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Everything posted by mathmanican

  1. The NG leaves the contraption at a higher temp than the input oil. So the NG preheats the oil some (not a ton, but adding 50C to the incoming crude is not negligible).
  2. The save game is already in the original post. Just open the spoiler under the first picture to see all the overlays and the save.
  3. So, with one port of a steam turbine open to 600+C temps, and a second port open on another side sucking in mg of 100C steam, You can actually use the inside of a steam turbine as your cooking plate. The turbine can run an aquatuner full time and still generate heat. The resulting supercoolant can not only freeze the cooling plate, but also leverage your cooling along the SG loop. I will probably have to use two different loops as I don't want to freeze things along the SG loop, but with this in tow, I'm going to try to 1/4th the size of this build. I'll probably fail, but might as well try.
  4. I got the inspiration from your various builds. Thanks for sharing them. BTW, I decided to reenable the door on the right side of the steam chamber. Basically, the SG at the contact plate is in the 170s, which means any heat that bleeds through to the steam turbine will get deleted and only 1/10th will be exhausted through the turbine itself. However, the turbine is cooled by the same supercoolant that freezes the methane, so this nets me 90% savings in cooling potential. The liquid tepidizer has to fire more often, but the turbine generates way more power than the tepidizer uses, so it's a win in pretty much every way (except perhaps the incoming crude now has a slightly lower input temp as the NG leaving is slightly colder. I want to see if I can get this thing to boil 20kg/s +, and need more cooling potential without another aquatuner, and the steam turbine amplifies the cooling potential. More boiling basically just requires a little longer shaft. A new problem emerged. The cooling is now too good. The methane does not want to return to gas form. I was worried about this with the original build, but never had the issue. Now it just builds. Nothing a tepidizer can't fix though. The last thing you want is the SG above this room to freeze while in transfer (had that happen yesterday). So you want methane gas transfer on the conveyors (the left most conveyor just interacts with tiny beads of methane liquid, not an issue). I'm pretty sure now that I have enough cooling potential to crank up the volume by quite a bit. Fun times.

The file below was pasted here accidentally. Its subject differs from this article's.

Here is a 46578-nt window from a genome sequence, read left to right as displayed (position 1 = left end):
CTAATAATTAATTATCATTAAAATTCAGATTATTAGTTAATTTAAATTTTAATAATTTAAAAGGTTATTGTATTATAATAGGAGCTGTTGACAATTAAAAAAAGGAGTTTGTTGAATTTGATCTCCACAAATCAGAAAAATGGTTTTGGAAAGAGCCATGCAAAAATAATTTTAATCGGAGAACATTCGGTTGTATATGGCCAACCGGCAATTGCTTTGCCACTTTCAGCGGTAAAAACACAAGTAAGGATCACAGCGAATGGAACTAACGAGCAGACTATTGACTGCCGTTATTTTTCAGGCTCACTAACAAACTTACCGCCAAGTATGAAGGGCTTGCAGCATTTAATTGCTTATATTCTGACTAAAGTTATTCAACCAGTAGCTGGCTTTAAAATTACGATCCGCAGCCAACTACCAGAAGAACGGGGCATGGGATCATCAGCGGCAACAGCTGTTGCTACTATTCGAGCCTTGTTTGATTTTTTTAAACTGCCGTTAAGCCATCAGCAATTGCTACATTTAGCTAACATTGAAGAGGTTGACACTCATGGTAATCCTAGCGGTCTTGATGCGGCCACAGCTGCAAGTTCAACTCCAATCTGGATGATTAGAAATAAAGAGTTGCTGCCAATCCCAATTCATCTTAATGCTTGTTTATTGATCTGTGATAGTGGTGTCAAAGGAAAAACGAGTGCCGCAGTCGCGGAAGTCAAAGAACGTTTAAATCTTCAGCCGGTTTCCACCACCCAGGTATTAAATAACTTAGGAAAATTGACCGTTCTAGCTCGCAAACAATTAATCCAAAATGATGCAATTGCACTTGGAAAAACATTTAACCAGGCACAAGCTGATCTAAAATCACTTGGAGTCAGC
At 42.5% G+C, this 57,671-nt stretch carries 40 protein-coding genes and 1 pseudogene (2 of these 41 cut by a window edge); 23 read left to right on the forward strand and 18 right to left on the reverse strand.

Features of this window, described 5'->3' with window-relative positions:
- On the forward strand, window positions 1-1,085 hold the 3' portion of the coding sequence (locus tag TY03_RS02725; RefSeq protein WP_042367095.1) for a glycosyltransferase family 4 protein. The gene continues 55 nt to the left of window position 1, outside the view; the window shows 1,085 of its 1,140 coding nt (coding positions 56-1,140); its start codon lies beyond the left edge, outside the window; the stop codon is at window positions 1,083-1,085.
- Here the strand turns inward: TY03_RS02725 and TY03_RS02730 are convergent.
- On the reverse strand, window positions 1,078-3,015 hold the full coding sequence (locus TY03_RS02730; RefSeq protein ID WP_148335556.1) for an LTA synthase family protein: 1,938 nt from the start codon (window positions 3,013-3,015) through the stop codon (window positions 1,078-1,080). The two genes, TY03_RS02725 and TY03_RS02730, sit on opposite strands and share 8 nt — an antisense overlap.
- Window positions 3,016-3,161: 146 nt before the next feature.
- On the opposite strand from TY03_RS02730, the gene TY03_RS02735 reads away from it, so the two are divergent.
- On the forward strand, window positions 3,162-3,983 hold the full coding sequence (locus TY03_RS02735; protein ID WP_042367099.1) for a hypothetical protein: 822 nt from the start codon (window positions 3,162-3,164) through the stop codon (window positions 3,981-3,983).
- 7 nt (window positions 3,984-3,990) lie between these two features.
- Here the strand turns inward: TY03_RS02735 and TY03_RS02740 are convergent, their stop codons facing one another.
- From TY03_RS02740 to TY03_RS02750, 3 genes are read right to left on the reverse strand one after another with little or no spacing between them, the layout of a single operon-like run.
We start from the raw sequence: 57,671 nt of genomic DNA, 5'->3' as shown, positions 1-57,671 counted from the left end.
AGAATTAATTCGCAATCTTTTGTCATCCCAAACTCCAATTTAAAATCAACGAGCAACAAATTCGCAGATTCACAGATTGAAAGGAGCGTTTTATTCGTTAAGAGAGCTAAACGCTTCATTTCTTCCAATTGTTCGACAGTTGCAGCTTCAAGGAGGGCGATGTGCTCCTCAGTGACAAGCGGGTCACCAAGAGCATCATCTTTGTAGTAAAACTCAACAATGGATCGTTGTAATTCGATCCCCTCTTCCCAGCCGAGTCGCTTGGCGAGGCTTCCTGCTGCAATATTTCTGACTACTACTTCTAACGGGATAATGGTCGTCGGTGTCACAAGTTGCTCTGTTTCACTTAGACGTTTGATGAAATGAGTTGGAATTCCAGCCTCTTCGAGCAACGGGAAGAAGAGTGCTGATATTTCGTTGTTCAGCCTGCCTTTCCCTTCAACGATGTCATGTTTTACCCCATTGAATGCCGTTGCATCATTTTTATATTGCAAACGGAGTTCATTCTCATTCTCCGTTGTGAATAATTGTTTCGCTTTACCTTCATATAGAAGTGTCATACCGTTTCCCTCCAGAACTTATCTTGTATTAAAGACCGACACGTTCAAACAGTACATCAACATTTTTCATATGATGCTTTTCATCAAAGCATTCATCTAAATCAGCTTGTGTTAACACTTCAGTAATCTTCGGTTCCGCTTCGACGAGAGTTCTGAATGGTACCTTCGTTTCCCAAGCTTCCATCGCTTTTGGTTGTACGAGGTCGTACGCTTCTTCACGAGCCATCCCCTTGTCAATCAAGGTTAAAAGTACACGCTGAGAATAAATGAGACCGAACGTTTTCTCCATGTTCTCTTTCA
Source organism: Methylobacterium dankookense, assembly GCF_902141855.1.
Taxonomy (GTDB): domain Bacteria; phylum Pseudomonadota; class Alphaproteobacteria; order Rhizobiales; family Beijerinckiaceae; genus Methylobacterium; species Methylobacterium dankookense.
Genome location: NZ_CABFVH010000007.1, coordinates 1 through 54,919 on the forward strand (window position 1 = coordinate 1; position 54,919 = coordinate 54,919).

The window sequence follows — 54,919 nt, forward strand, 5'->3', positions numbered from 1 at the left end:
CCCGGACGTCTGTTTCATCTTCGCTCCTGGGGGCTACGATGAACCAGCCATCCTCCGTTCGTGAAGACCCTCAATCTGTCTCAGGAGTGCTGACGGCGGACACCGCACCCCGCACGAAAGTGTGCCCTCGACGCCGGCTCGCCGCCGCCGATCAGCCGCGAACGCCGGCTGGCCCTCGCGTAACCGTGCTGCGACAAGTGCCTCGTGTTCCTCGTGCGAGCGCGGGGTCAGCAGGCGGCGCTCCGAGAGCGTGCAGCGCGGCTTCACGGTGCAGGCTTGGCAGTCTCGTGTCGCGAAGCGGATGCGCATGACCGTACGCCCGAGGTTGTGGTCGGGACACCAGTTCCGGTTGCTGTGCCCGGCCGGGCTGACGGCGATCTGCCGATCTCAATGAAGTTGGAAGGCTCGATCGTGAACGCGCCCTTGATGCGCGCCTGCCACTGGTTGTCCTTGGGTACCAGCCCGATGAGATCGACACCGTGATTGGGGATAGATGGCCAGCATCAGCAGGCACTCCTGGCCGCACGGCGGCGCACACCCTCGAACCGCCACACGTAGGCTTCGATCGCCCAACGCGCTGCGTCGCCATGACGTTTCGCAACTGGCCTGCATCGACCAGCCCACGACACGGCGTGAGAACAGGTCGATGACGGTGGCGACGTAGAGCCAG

5. The door approach has a nice side advantage. In the event of a crude oil shortage, the boiler region will not be sucked to vacuum. I swapped to this, and will probably never go back. There is one other possible issue that may need planning around. In the unlikely event that petro forms over the vent, it can get trapped. In that case, all the crude instantly moves sideways. It hasn't happen in over 100 cycles with this current version, but something like it happened with a past version. Adding one tile above the vent, so that any petro that forms can move up, should stop this. With the extra space I have in the middle of my redesigned version, I'm adding this fail safe in.
  6. Do you mean like this. I just built it, got on to post it, and saw your reply. The sensor is set to 0kg. If the bead ever stops being there, the door instantly closes, and then reopens. No starter vent needed. The air tile below the vent can (and should) swap back to insulation.
  7. Have you tried a solid door and a pressure sensor below it to detect this? The mesh tile wont be needed anymore.